Compact discs were still the media of choice a decade ago, and despite the fact that few downloading options exist that preserve the dynamic range necessary to faithfully reproduce the subtleties of the genre, more and more classical listeners are now embracing non-software listening options.

Chicago, which used to set the industry standard for classical recordings and Grammy Awards, saw a huge reduction in recording activity overall, the Chicago Symphony Orchestra having lost its recording contract under Daniel Barenboim. Pierre Boulez continued to make recordings here with the orchestra now and then for Deutsche Grammaphon, but the CSO became so fed up with the situation that it began releasing its own recordings on its own CSO Resound label, despite the fact that, by then, it had no music director. Read the rest of this entry »

Preview: Chicago Symphony Orchestra/Haitink Bruckner Ninth

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Photo: Todd Rosenberg

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Bruckner was a favorite composer of the two most recent CSO music directors, Sir Georg Solti and Daniel Barenboim, both of whom recorded complete Bruckner symphony sets with the orchestra. By contrast, music director designate Riccardo Muti has performed few Bruckner symphonies over his long career, although the early Bruckner Second, which he did offer in his fall residency here, is a particular specialty and his performances of the piece were indeed revelatory. Muti has never traversed the later and longer Bruckner symphonies, although these have long been specialties of Bernard Haitink and, as such, this week’s partnership of the CSO and Haitink in Bruckner’s last and unfinished Ninth Symphony should be a particular highlight of the 2009-10 season. Although Muti recently expressed that he wanted to keep Haitink and Boulez as regular guest conductors during his tenure here, it is by no means certain what repertoire will be left to them, so this could be a one-shot repertoire deal for Haitink and the CSO.  Opening the concert will be Haydn’s Sinfonia concertante with CSO co-concertmaster Robert Chen, principal oboist Eugene Izotov, principal bassoonist David McGill and principal cellist John Sharp.  (Dennis Polkow)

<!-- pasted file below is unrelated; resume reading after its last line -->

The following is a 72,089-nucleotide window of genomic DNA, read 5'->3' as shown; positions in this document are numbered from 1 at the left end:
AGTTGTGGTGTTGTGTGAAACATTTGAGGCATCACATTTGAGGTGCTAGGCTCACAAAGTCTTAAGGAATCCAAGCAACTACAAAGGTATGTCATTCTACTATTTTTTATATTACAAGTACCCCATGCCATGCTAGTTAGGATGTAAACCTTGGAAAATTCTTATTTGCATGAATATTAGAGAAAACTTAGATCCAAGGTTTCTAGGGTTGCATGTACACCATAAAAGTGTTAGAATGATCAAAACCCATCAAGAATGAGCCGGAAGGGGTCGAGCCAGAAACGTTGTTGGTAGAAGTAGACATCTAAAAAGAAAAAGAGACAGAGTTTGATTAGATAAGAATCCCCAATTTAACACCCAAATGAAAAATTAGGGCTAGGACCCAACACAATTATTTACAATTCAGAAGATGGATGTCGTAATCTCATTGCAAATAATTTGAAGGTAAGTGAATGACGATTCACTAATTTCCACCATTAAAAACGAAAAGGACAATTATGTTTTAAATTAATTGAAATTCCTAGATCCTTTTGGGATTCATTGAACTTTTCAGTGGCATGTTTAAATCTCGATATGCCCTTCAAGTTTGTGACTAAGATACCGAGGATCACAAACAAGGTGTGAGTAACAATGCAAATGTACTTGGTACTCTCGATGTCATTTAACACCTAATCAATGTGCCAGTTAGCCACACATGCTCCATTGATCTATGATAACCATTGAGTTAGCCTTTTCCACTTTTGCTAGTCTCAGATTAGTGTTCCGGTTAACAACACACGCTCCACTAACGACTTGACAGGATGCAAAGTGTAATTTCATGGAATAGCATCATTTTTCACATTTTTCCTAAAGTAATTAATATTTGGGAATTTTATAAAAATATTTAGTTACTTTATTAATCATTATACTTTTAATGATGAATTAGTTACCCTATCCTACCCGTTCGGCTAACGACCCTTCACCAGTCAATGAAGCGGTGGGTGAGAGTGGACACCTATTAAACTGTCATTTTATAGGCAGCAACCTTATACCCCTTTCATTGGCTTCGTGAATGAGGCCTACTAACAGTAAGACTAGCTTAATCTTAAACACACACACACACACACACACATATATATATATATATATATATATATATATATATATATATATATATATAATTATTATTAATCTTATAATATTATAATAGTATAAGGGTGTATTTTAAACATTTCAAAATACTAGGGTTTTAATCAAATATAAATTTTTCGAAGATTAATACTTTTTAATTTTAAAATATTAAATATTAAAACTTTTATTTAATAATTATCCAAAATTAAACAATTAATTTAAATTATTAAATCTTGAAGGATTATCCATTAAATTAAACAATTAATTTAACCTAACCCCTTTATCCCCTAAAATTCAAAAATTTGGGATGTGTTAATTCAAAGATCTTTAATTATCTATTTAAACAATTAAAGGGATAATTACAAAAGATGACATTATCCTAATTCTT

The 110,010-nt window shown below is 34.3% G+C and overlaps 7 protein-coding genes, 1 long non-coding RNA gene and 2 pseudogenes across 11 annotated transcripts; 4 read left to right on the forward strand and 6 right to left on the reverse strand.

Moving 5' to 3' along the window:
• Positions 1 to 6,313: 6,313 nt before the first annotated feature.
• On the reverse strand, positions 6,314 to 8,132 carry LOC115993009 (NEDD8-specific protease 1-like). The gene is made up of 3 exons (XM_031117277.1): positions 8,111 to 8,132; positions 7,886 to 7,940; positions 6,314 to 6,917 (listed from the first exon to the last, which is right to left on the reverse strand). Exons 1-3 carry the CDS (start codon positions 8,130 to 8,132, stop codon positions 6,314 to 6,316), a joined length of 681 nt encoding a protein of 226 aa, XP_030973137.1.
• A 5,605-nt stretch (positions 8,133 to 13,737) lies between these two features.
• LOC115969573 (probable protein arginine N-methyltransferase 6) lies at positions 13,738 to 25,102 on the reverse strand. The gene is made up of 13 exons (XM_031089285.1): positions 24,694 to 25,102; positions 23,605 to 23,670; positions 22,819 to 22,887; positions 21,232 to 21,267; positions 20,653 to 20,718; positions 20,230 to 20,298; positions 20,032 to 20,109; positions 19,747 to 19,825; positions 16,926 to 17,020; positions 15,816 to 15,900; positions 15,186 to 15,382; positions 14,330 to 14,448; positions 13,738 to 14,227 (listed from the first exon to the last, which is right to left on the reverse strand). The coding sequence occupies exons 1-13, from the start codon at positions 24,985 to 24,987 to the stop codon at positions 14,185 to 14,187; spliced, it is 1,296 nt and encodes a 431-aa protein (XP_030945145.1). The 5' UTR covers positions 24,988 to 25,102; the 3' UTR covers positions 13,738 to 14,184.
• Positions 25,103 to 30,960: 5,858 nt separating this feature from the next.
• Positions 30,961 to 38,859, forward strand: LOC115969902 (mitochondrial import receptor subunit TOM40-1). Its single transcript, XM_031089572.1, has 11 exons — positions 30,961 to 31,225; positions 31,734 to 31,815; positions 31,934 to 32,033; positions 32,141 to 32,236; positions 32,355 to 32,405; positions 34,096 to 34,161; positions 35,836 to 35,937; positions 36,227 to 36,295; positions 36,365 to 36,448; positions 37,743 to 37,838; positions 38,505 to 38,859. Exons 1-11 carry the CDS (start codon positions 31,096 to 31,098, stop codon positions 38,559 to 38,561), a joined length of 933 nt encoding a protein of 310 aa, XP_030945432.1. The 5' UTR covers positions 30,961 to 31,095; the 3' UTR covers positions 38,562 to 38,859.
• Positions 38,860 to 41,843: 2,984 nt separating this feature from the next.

8pm November 12, 1:30pm November 13, 8pm November 14, Orchestra Hall at Symphony Center, 220 S. Michigan. $18-$199.

Leapfrog Maestro: Passing the baton at the Chicago Symphony, with holes

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By Dennis Polkow20080810elprdv_3

The history of the Chicago Symphony Orchestra is one that, like Swiss cheese, is full of holes. Founder Theodore Thomas usually gets his due, as does his longtime successor Frederick Stock. From there, however, the history gets hazy and even those with a passing knowledge of it often skip three music directors to Fritz Reiner, who made pioneering stereo recordings with the Orchestra that have yet to be surpassed, and then another skip of a music directorship altogether to Sir Georg Solti, who not only won more Grammy Awards than any other artist (thirty-two), but who was the first to take the CSO around the world and cement its reputation as “sine qua non” as Time magazine so famously labeled it in a cover story on the Solti-Chicago phenomenon. With nearly a year before Italian conductor Riccardo Muti officially becomes the CSO’s tenth music director in its nearly 120-year history, another clear gap is emerging in the CSO story: from Solti to Muti, skipping over the fourteen-year controversial tenure of Daniel Barenboim. Read the rest of this entry »

Preview: Muti Returns!/Chicago Symphony Orchestra

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When the announcement was made in May of 2008 that Riccardo Muti had been made music director of the Chicago Symphony Orchestra after a four-year search, I was quick to note in a Newcity cover story on the process and a “Chicago Tonight” appearance that the Austro-Germanic repertoire of Wagner, Bruckner, Mahler and Richard Strauss, i.e. the CSO’s bread-and-butter repertoire, was not particularly associated with Muti. “Anyone who knows me knows that I conduct music from the Baroque to modern, only the blind or deaf wouldn’t know this,” countered Muti a month later at his first area press conference. Not helping matters was that his only scheduled concerts for the following season—last year’s memorable performances of Verdi’s Requiem”—played to his best-known strength: Italian vocal music. Quite cleverly, Muti is addressing the repertoire issue head-on a year before his official tenure begins by offering two weeks of programs that are all Austro-Germanic: Mozart and Bruckner this week, and Brahms next. By performing a well-known Mozart symphony (No. 35, the “Haffner”) alongside an obscure early Bruckner symphony (No. 2), we should learn a lot about what to expect in the Muti era. Read the rest of this entry »